It was just an ordinary Tuesday morning, on my way to 6am class with Mike to lift some heavy shit and generally be a badass. You know, whatevs.
When suddenly, the powers of the universe turned against me and this happened:
*Disclaimer: I did not actually take this photo. But this is very nearly what I saw.
Seriously, out of nowhere. One second, no snow. And the next…
And I turned into a whimpering lameass, just like that.
So ok, here’s the deal: I consider myself a reasonably courageous person. I push to step out of my comfort zone on a regular basis. I don’t hate snow or anything, and I *can* drive in the snow.
But…I am freaking terrified of driving in the snow. TERRIFIED. Like, literally white knuckles on the steering wheel, stiff back, every muscle clenched.
It is my kryptonite, probably because of a few car-losing-control-in-snow-or-ice-holy-shit-we-are-all-going-to-die experiences from way back when. I avoid driving in snowy or–god forbid!–icy weather at all costs, especially when there are hills involved.
My drive to the gym involves going down a very large hill on a highway. I have unabashedly cancelled workouts because of weather due to my crippling fear of driving on this hill in snow or ice.
So you can imagine my terror (yes, terror–go ahead and laugh at me for being a lameass, but it is true) when I got caught in what I can only call a “flash blizzard” en route to my workout.
I literally could not see the road in front of me. I was on a stretch of the highway with a 3+ mile space between exits, and the next exit was, of COURSE, at the bottom of the aforementioned terrifying hill.
I couldn’t turn around. I couldn’t keep going. I COULDN’T EFFING SEE THE ROAD!
I whimpered a little. I may have even sobbed a bit. This was my nightmare, people. It was 5:45 and still dark, and the snow was, like, EVERYWHERE.
I considered my options:
1) Just sit there, stopped on the side of the highway, until it cleared and I could see better. And the trucks came to plow. Or someone came to rescue me. (This option would likely include more sobbing).
2) Keep going. (Let’s face it, this option would likely also include more sobbing.)
I’m proud to say that it only took me about 30 seconds to discard option 1 as completely lame and out of character.
So I sucked it up. I kept going.
I kept going VERY slowly, and driving on the divots in the side of the road–you know, the ones that make that annoying loud noise when you start to veer off the lane–because at least if I could hear that noise, I knew I was going in a straight line.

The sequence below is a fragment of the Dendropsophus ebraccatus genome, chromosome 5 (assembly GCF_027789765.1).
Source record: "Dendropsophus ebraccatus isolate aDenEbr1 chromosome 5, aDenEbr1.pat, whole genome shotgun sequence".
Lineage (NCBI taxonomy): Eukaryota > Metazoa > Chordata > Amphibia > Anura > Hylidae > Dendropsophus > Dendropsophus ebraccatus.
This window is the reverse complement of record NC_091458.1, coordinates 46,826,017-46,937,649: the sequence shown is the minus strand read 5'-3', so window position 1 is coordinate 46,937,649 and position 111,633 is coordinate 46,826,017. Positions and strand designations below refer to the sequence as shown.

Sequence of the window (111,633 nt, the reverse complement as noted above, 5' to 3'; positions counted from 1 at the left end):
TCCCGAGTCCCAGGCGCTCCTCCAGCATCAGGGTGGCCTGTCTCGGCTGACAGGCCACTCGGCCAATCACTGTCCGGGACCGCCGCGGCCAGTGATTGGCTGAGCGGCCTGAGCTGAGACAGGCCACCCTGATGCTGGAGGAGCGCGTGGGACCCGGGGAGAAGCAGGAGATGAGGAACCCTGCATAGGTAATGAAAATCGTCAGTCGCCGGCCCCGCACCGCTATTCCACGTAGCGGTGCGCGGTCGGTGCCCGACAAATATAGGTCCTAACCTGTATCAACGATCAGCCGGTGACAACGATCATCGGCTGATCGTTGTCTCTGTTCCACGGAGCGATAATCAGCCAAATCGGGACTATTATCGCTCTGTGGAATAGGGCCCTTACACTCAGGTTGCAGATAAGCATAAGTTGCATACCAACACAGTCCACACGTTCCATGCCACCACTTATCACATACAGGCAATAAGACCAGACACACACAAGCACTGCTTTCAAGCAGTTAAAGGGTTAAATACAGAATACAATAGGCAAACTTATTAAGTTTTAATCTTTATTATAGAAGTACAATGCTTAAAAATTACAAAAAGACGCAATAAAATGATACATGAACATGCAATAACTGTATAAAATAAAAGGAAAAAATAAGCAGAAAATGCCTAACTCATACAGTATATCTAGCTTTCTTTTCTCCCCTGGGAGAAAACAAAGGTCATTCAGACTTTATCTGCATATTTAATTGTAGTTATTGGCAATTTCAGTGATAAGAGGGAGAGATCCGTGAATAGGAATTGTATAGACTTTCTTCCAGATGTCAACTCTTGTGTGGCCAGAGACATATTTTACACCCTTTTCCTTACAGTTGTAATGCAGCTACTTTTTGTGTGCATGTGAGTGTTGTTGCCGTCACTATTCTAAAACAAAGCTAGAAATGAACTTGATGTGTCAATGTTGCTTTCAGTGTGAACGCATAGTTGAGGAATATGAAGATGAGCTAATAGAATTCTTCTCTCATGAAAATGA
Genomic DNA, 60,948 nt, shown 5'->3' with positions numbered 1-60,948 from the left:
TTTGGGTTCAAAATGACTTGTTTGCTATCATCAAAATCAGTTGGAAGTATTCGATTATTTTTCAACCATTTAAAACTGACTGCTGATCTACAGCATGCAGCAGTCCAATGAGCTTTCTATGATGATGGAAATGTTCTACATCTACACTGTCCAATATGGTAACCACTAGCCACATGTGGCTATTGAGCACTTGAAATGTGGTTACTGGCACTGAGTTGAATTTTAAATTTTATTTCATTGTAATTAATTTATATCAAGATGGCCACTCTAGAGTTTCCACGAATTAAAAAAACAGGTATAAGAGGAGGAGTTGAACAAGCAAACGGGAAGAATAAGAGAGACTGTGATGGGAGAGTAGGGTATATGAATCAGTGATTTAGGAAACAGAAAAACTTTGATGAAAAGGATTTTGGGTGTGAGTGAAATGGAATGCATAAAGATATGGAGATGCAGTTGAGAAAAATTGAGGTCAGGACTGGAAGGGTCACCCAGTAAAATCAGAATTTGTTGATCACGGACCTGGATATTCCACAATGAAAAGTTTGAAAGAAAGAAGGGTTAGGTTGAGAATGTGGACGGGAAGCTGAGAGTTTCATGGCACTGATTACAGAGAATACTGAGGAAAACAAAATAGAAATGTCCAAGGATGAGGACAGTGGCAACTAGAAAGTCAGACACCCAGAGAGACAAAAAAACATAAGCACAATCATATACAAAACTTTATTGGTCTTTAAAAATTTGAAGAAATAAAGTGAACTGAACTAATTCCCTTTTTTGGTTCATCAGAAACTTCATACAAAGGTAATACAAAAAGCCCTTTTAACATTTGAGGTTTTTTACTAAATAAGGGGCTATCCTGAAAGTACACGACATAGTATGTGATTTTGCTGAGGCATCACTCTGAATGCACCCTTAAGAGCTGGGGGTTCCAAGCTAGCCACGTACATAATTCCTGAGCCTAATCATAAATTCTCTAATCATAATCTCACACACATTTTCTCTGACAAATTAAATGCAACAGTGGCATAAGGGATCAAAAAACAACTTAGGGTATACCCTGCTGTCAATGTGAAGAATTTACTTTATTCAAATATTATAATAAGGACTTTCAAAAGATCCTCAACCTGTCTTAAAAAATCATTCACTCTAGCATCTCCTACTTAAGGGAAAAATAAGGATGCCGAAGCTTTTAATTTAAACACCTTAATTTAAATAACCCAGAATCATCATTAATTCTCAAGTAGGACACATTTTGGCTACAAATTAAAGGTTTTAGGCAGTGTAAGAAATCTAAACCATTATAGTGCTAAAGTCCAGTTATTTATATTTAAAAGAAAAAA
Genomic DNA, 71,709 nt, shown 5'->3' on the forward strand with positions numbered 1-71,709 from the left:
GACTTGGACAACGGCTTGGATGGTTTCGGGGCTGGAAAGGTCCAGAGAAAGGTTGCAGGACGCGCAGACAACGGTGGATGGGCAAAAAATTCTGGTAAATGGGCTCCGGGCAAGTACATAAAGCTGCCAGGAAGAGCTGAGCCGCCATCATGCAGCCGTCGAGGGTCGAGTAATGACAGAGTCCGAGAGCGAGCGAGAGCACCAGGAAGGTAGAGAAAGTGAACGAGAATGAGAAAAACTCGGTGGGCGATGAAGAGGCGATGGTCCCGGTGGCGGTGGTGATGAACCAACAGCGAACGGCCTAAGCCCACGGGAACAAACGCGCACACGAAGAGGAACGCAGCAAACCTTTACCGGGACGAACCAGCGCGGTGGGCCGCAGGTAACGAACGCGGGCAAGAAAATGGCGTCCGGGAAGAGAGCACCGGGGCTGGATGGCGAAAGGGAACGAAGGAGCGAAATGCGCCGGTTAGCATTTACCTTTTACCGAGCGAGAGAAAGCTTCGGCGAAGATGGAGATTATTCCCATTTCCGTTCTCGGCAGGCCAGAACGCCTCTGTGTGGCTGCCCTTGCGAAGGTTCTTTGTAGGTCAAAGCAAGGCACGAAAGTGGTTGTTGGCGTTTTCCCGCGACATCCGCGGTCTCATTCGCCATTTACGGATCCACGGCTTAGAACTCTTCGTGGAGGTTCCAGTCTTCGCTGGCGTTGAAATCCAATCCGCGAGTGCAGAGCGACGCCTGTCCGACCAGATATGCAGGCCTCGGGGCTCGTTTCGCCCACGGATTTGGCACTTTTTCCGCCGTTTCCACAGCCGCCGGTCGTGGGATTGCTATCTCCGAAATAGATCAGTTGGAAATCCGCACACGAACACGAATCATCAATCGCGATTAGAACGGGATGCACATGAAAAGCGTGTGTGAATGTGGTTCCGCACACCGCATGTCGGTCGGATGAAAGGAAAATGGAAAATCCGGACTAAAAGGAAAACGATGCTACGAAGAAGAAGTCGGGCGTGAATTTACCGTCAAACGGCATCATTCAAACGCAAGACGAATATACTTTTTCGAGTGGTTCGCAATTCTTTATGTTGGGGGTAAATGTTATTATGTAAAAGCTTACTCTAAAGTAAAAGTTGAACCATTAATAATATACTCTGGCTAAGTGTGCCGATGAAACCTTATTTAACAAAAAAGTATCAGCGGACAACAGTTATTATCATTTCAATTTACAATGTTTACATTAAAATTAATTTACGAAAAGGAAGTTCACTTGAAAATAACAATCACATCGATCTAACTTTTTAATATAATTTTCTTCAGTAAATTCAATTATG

Of course I had to keep going, because by the time I got to the next exit I would have already done the hardest part–the hill. And once I got down the hill, there was no point in turning around and heading home.
So even as I’m writing this, I feel sort of ridiculous. It all sounds very dramatic. (Of course, if you know me at all by now, you know this is partly just me.) But even for ME, it’s dramatic and definitely so lame.
But we all have our fears that seem absurd and make us feel like total pathetic wimps. This is mine (well, I also have an almost-as-crippling fear of mold, but we can talk about that another day).
Pathetic wimp that I was, I put on my hazards and crawled down that hill at like 10mph. More whimpering occurred, along with some praying, and the full expectation that at any moment I could and most certainly would lose control, slide over the side and pitch down the mountain in my crappy little car.
Real fear? Definitely.
Obviously, I made it and lived to tell the tale. I was only a couple of minutes late for class, and still kinda shaking when I got there. I’m not proud, but against my will, I had to face this kinda ridiculous fear and push past it. Because chances are, if I had known about the “flash blizzard,” I wouldn’t have left my cozy bed.
It’s a good lesson…
But I think there’s more to my little story than just the fear aspect. I really thought about it after, about what it was like sitting on the side of that road, trying to decide what to do, where to go from there.
I didn’t think I could go forward. I couldn’t turn back. I had no one but myself to rely on at that moment, and I had to dig deep, regardless of how silly the fear might have seemed to my rational mind.
At the end of my workout, I left the gym sweaty and feeling badass again. When I walked outside, the sky was perfectly clear as the sun came up. Like the little flash blizzard had never even happened. Son of a bitch.
Even when you think you can’t go forward, turning back isn’t the answer either. Weather the storm; it’ll be worth it.
It’s a pretty sweet metaphor. I’ll let you ruminate.